When I originally spoke to Eric at Inside Line Equipment, I never thought anything would come from it. After he saw my initial design sketch for a DSLR roll-top bag designed for cycling, he felt like it was too ambitious for his capabilities.
Weeks passed and I received an email from Eric, telling me he had something special for me to review. After I posted about it, he got flooded with orders and I got flooded with emails asking what I thought about it. Not wanting to jump the gun too much, I decided to give the bag a good amount of field testing. Well, I’ve had the bag for three months and it’s about time for a Well Used critique.
Check out more of my review below!
My concept for the pack was executed perfectly. When I roll up to a spot, I always place my bag on its back and I wanted to access the DSLR case from this position.
As you can see, it opens up wide and is easy to access. After a few days of testing, I told Eric that I thought the padding could be a little thicker and the DSLR case could be twice that size. As it is designed currently, it’s about 70% traditional rolltop and 30% camera bag. I want it to be reversed but that doesn’t mean everyone else would as well, so he’s making two models. The current model will fit a large DSLR body with a battery grip and a prime lens attached, as well as another lens and a flash. I usually carry my 7D with a 50mm attached, along with my flash and my Canon 24-70mm f2.8 L (a rather hefty lens).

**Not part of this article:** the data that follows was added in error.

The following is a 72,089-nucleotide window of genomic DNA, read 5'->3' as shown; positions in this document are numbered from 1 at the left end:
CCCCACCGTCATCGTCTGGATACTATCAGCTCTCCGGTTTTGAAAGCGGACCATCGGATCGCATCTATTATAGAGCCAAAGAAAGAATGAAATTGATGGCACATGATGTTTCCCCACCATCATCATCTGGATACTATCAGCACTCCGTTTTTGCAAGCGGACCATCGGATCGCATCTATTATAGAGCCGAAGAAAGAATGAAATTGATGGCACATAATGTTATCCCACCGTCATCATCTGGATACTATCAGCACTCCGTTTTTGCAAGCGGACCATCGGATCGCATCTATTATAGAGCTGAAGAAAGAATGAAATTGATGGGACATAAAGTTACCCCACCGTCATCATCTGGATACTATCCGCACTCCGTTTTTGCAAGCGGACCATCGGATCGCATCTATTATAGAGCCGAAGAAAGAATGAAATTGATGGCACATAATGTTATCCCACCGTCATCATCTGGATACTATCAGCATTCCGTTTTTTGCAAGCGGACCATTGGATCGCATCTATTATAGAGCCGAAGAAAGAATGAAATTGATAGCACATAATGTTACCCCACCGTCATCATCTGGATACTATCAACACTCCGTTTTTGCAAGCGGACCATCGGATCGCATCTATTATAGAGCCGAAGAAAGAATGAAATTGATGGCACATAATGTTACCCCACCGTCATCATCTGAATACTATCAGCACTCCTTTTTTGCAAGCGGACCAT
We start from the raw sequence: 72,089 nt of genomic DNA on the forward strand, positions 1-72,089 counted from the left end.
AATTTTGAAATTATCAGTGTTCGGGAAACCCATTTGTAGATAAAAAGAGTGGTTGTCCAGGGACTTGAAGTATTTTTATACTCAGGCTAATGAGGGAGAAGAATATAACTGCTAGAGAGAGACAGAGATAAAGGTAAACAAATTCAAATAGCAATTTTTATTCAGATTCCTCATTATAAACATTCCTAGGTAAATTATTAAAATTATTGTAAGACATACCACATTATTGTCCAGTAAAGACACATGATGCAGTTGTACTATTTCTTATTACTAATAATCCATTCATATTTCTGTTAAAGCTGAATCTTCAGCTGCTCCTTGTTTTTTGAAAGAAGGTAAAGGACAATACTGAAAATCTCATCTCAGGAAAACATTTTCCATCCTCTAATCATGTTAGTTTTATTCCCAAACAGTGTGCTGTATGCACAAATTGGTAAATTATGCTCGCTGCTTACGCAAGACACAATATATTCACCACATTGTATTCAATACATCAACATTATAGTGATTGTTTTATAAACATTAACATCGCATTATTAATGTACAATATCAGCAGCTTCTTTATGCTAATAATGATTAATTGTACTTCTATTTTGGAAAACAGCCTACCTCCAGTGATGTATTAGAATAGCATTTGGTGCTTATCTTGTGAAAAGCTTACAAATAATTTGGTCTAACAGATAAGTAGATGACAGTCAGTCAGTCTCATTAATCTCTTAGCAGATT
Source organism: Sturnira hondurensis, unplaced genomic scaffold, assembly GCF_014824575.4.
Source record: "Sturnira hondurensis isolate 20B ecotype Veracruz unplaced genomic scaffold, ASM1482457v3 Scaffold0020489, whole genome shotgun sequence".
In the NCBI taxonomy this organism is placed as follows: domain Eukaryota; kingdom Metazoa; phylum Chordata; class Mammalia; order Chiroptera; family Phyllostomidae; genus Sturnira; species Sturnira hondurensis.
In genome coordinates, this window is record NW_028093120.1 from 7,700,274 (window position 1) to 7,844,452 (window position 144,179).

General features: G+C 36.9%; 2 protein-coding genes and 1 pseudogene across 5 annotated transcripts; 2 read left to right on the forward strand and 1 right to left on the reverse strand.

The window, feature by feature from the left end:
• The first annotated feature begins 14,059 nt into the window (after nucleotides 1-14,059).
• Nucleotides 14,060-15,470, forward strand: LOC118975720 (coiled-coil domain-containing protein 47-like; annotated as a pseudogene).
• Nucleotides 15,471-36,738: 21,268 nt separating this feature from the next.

The rolltop storage is big. Very big. Inside I usually carry my bike tools and any extra lenses I might have inside a separate case, which is why I’d like more camera storage. When I travel though, it’s perfect for a weekend trip. I can fit all my clothes, a laptop and all my camera equipment in it. Believe it or not, it fits in the overhead bins on airplanes.
Boy is this bag big! But it’s not overly bulky, especially when compared to other bags with this amount of storage. The long and rather thin profile sits on your back without swaying, even with a tripod strapped to the side. Measuring in at 13″ x 22″ x 8″, it’s great when full loaded and half empty. You can cinch it down when you’re only carrying a few things, making it easier to carry. Which reminds me, there are two tripod / light stand straps.
And all the straps keep it secured. I’ve climbed and bombed hills in SF with it and spent numerous days with it packed without any issues. Even on the day we shot these photos, I had it on for 4 hours while on the cross bike.
Tons of storage, comfortable on the bike, handmade in the USA and customized colors. What more could you want in a cycling-friendly DSLR bag? Oh and it’s 100% water (and mud) proof. I’ve been in torrential downpours multiple times.
I can’t wait to check out the next model! Once I get it in the mail, this one is going out to other blogs to review. So how much does this bag run? $360. Not bad at all, considering the amount of detailing that went into it. I’m very, very impressed with Eric’s abilities as a bag maker and would highly recommend this!
Thanks to FYXO for the photos!